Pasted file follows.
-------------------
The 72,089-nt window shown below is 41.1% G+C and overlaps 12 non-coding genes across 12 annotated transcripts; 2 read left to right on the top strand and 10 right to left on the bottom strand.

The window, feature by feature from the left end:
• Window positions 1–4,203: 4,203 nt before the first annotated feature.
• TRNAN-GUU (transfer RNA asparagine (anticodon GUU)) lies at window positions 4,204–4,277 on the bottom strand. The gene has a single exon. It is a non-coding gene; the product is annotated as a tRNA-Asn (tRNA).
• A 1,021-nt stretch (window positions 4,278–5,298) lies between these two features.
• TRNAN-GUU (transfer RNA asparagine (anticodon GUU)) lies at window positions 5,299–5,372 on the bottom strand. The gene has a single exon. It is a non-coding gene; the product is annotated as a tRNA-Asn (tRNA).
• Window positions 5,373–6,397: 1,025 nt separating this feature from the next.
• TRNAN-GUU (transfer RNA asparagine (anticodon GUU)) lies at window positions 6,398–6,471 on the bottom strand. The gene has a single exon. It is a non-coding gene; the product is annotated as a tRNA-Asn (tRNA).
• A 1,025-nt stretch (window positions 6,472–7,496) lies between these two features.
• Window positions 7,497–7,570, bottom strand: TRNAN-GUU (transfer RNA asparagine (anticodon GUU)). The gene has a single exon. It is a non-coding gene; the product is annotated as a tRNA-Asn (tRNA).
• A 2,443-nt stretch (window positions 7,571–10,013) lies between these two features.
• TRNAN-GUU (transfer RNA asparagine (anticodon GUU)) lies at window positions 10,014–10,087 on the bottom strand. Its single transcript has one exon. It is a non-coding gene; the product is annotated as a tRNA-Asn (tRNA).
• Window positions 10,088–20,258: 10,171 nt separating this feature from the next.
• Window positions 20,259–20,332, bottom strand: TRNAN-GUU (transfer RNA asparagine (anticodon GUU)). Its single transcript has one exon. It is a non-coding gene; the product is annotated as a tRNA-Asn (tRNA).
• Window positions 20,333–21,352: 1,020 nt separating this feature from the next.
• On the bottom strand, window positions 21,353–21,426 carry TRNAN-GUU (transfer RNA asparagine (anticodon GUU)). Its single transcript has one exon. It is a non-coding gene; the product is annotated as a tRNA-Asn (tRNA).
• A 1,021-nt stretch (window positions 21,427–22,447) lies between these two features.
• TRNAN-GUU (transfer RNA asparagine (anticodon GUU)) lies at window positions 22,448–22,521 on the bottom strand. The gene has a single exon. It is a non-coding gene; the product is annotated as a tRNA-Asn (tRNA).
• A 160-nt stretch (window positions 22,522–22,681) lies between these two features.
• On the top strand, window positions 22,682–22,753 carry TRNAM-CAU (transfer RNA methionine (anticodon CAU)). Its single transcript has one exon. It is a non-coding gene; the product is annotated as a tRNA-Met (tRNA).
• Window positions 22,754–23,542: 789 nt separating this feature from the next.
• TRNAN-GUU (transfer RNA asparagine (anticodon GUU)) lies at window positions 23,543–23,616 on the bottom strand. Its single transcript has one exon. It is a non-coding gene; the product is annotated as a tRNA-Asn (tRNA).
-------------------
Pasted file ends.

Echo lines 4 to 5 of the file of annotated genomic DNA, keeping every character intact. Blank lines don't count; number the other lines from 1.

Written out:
• TRNAN-GUU (transfer RNA asparagine (anticodon GUU)) lies at window positions 4,204–4,277 on the bottom strand. The gene has a single exon. It is a non-coding gene; the product is annotated as a tRNA-Asn (tRNA).
• A 1,021-nt stretch (window positions 4,278–5,298) lies between these two features.